Friday, April 15, 2005

The League Grumbles about The End of Youth

I didn't reflect too much on being 30, but here we go.

On the night of my 30th birthday, after Jamie had drifted off to Sleepytime Junction, I was up and reading comics with the TV on.

Although I was not looking at the television, my attention was piqued as the opening bars to Jane's Addiction's 1990 release, Mountain Song, from Nothing's Shocking came from the speakers.

Coors Beer is using Mountain Song in a new commercial.

You can read the press release here, but here's the jist of it.

"Ice City" - Re-edit by Foote Cone & Belding, Chicago
Music: Jane's Addiction "Mountain Song"
Tagline: "Taste the Cold"
Summary: This spot, which was originally created by the Leith Agency and was re-edited by Foote Cone & Belding, shows how a Rocky Mountain cold Coors Light can turn a dreary hot summer day into a wonderful icy-cold experience.

League's editor's note: Yeah. That's what Coors does for me, especially in Houston during the summer, when it's 105 degrees with 95% humidity. It feels just like the snow capped peeks of the Rockies once you get a six pack of Coors in your belly.

I don't really listen to any Jane's Addiction any more. But I did once, and certainly this particular tune was a sort of hallmark song for my teen-age years. The tune is tied up with some good memories and whatnot, and it's not Coors' fault that this sort of diminishes all of that.

Co- opting music is hardly a novel concept. It's not as if songs other people liked weren't used before in order to sell products, or even products I don't personally like. And it's not as if performers I had previously believed weren't pre-disposed to selling their songs for commercials hadn't cashed in before.

Who knows what the amount of cash was that the owners of the song received for use in the Coors commercial? Sure, it's their song, and they can do as they please... It does, however, complete the long journey the band has been taking in consumer acceptance since their initial break-up.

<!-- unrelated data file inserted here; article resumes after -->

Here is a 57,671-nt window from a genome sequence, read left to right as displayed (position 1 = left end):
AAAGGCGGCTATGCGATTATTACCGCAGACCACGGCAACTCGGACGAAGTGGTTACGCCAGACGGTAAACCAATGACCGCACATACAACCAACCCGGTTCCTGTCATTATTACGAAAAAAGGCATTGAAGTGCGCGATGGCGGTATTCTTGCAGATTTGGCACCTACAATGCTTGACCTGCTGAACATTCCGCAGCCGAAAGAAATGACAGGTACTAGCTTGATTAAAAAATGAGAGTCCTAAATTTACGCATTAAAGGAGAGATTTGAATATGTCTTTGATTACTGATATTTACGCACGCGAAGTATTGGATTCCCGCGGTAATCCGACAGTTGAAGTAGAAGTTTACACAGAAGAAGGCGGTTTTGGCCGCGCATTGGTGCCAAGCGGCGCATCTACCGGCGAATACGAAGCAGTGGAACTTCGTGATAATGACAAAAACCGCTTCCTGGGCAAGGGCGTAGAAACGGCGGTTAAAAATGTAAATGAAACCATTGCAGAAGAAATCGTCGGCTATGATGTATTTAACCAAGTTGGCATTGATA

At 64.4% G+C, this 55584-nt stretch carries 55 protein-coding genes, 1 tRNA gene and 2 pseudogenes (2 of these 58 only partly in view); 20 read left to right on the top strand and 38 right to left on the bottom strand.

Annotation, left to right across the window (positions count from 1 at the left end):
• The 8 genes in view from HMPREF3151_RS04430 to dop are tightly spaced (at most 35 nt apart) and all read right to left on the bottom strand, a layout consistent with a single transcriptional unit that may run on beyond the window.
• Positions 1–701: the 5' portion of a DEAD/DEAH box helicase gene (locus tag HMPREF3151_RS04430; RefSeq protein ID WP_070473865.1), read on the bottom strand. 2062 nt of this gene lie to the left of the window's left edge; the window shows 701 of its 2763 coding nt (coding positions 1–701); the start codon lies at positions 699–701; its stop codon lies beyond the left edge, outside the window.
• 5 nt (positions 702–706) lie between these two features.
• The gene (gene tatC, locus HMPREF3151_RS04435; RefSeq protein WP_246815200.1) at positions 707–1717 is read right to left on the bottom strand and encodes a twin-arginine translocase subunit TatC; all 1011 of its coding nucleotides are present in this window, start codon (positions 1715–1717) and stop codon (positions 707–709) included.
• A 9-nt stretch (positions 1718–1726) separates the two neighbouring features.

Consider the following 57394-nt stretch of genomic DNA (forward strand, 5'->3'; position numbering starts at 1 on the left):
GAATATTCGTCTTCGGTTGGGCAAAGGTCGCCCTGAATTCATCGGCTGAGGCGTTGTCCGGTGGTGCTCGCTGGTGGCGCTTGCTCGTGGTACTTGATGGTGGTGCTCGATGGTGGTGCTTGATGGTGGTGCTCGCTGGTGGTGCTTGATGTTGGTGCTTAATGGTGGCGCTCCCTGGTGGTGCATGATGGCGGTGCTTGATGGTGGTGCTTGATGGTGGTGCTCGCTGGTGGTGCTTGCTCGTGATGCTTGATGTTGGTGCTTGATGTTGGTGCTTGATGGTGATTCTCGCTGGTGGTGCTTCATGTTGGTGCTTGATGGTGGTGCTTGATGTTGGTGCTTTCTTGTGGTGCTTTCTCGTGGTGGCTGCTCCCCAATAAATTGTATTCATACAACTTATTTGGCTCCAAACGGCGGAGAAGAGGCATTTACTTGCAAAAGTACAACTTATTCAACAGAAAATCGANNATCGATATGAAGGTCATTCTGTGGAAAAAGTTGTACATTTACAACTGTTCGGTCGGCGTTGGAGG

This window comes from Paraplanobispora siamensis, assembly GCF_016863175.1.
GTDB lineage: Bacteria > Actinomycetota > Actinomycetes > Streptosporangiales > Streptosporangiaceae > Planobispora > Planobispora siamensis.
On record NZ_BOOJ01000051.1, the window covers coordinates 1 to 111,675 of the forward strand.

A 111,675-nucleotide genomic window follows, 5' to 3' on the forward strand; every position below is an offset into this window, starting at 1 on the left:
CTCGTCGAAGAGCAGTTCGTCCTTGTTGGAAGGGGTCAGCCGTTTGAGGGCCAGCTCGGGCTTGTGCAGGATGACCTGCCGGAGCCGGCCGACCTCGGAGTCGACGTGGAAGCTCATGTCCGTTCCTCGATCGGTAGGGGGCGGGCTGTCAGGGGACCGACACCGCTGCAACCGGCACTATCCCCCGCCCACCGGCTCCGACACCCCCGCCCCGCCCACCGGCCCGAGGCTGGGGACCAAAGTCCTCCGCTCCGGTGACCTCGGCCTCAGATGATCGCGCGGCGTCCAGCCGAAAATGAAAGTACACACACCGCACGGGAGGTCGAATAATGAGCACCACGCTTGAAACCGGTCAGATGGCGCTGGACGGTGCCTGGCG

At the time the song was released, the song (and band, and the album) were not favorites of the kids at my school. They could have their Bobby Brown records and Paula Abdul, or whatever. But you wait fifteen years, and while the song certainly has waned in it's preciousness, I find I can still feel protective of it. At one point, it had value and merit.

But that's what happens, I guess. Wait fifteen years and some ad exec just flips through a catalog of songs until he can find a song with a title including the word "mountain" to go along with his "head for the mountains" campaign, cut a check, and that's it. Everybody involved gets a little richer. The ownership you might have felt out of pure emotional attachment doesn't figure in. The dollar almighty speaks louder than that.

I know, I know. None of this is news.

But you start wondering... did the ad exec like this song at some point in their life, too? And if they did, would this be the fate they'd want for the song? An overplayed soundclip timed to pictures of happy frat boys in the mountains? How did they put it? This spot ... shows how a Rocky Mountain cold Coors Light can turn a dreary hot summer day into a wonderful icy-cold experience.

These are the same people who want to make Gene Kelly break dance to sell Volkswagons, and dig up Steve McQueen and make him drive through a corn field to sell Fords... there ain't nothing wrong with it, right? Or, my favorite, taking the images of George Washington and Abraham Lincoln, putting sunglasses on them and having them shriek like extreme dudes about the good deals on the local water park.

These were the kids who never played in the woods enough growing up to know that when something is dead you leave it alone, you don't touch, and you move on. You don't pick it up and swing it around just because you can.

In the grand scheme of things, this is way far below my absolute horror at some of my other experiences in disillusionment. This commercial rates that mild sort of annoying feeling that baseball fans probably get when they think about McGwire and steroids.

Part of being an adult, I guess, is finding out that there is really no end to the series of disappointments you'll discover in regards to the ideological high-hopes you established during your formative years. The trauma might come from finding out that was Dad in the Santa suit, it might be that you realize your vote really doesn't count, it might be that the crazy rock band from your youth is now buying sports cars with proceeds from a dumb commercial.

No comments: